1. Thanks for the article Jonathan. It's a good overview of what is happening. I am a 33 year resident of TC. There are many of us who do care and work hard at reviving TC. We have a local CDC that works in conjunction with the Mon Valley Initiative which has rehabbed many homes over the past two decades. So there are people who care, especially about the highway. The problem there is that the Turnpike Commission is not forthcoming about what's really happening. Their public meetings this year were a joke. There website is nothing more than what they "plan" on doing. They hold DAT meetings which are only open to 'certain' people. It's all so hush hush. Sorry for the diatribe but I am very concerned and very angry over this whoe so-called process. Why do we not have a say over what happens in our own community?? Dale

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  2. The first house photographed is my childhood home. My parents still own it, but the years of floods and terrible tenants have taken its tool on this home. And the years of the threats of the road coming thru has discouraged any updates or improvements on this house as well as others in the neighborhood. They are only going to give fair market value for homes they plan to take for the road, and that will leave many in debt. So sad. I loved growing up in TC ! But the minute they mentioned the road over 15 years ago, people started to move and the boro started to neglect upkeep. After one of the last floods, the playground wasn't even cleaned up. They waited for rain to wash away the mud, which took so long, it started to grow weeds. Everyone lost the ambition and care for the town. I feel like that was the goal, to drive down property value to make it cheaper to buy the homes. It worked ! -Rita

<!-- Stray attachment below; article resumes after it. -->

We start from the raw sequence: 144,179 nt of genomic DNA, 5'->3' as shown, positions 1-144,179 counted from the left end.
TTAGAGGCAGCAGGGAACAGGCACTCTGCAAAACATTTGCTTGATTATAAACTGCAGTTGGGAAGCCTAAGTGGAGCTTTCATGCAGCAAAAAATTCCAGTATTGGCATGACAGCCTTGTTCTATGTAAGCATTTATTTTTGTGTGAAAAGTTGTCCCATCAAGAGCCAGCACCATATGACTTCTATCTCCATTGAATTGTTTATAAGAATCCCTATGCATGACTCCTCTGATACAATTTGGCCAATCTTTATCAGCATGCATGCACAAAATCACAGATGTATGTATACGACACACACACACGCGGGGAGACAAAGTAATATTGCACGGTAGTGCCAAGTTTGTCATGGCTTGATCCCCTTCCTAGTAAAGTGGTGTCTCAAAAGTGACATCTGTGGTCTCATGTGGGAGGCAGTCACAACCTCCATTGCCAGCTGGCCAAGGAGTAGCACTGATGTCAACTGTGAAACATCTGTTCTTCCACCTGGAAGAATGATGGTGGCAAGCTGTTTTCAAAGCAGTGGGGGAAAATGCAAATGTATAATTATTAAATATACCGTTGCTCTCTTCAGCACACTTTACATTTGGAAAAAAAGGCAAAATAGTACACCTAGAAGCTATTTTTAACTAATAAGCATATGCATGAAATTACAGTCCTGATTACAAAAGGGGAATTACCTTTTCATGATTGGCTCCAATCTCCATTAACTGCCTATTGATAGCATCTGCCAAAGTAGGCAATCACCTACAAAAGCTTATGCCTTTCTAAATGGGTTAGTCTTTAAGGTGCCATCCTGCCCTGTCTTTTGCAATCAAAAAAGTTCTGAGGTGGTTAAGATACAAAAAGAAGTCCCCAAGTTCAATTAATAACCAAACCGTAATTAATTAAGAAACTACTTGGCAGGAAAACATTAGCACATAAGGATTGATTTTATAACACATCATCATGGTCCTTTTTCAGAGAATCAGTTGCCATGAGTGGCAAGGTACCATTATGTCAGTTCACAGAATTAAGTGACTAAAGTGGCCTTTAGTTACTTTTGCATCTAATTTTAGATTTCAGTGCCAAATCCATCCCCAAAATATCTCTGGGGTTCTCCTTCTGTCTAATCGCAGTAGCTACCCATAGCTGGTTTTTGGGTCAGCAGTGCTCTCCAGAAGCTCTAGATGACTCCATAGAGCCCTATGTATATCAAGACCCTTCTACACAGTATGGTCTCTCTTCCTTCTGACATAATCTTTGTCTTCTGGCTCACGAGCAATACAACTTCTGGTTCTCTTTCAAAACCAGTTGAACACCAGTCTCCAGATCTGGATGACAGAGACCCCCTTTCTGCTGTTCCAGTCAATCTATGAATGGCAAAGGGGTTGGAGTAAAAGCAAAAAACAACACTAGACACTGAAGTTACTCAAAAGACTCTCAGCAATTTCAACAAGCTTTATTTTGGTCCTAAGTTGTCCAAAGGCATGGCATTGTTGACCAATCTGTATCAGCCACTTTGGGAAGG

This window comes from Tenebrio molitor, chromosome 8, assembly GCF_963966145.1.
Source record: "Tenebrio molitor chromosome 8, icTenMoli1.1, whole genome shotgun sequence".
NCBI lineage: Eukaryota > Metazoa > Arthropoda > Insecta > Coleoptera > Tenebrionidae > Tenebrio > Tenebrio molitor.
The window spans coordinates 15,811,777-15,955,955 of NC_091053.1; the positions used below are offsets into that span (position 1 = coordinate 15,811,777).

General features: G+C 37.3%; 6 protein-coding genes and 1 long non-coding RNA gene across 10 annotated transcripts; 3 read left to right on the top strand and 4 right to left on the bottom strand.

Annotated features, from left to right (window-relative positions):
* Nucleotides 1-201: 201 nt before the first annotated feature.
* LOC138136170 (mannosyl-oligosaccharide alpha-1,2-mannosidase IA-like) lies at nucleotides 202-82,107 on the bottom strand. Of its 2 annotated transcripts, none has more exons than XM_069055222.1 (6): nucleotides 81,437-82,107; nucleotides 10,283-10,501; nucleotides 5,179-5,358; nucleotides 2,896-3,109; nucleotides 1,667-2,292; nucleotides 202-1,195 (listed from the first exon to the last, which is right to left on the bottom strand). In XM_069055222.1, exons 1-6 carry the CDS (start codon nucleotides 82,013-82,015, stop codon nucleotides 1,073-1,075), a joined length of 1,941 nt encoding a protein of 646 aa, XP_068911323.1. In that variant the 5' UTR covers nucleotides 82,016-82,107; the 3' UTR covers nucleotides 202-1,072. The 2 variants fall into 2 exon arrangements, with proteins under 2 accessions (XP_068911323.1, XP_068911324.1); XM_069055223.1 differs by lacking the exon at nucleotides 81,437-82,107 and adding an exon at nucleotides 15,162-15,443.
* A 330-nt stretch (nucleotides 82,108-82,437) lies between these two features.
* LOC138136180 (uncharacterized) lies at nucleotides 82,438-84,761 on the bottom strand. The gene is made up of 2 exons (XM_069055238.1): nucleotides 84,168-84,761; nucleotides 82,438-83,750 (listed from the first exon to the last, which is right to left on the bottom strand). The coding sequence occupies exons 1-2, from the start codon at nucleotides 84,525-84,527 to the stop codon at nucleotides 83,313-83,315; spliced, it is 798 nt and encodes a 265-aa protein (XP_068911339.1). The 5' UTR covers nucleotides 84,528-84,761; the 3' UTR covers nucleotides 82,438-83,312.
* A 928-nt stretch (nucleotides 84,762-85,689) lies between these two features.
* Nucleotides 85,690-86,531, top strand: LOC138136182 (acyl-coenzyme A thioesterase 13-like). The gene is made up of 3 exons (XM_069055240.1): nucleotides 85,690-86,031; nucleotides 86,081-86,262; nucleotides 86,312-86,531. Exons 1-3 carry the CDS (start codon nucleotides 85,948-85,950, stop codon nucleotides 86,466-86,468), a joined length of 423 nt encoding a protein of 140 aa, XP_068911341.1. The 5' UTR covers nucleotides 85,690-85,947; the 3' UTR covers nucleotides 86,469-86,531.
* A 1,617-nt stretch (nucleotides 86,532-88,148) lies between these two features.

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  3. Great article, Jonathan! I am a third generation resident of Turtle Creek and I vividly remember the 'good old days'... I feel our town was victimized by the Tri-Boro Expressway and the subsequent rows of apartment buildings that replaced our business district ... all to make things more convenient for Westinghouse ... who then abandoned us.

    We could have been a wonderfully quaint little town reminiscent of Brookville near Cook's Forest. I love that old-town vibe with a bunch of little shops.

    Things have been difficult in 'the Valley' over the last several decades. People now talk about Braddock being on the rise ... if you call a community garden, a free store, low-income housing, a brewery/bar, an eatery, and an upscale restaurant that is taking years to complete moving up ... then I guess it is progress. I'm not knocking Braddock because I do feel things are moving in the right direction, if slowly.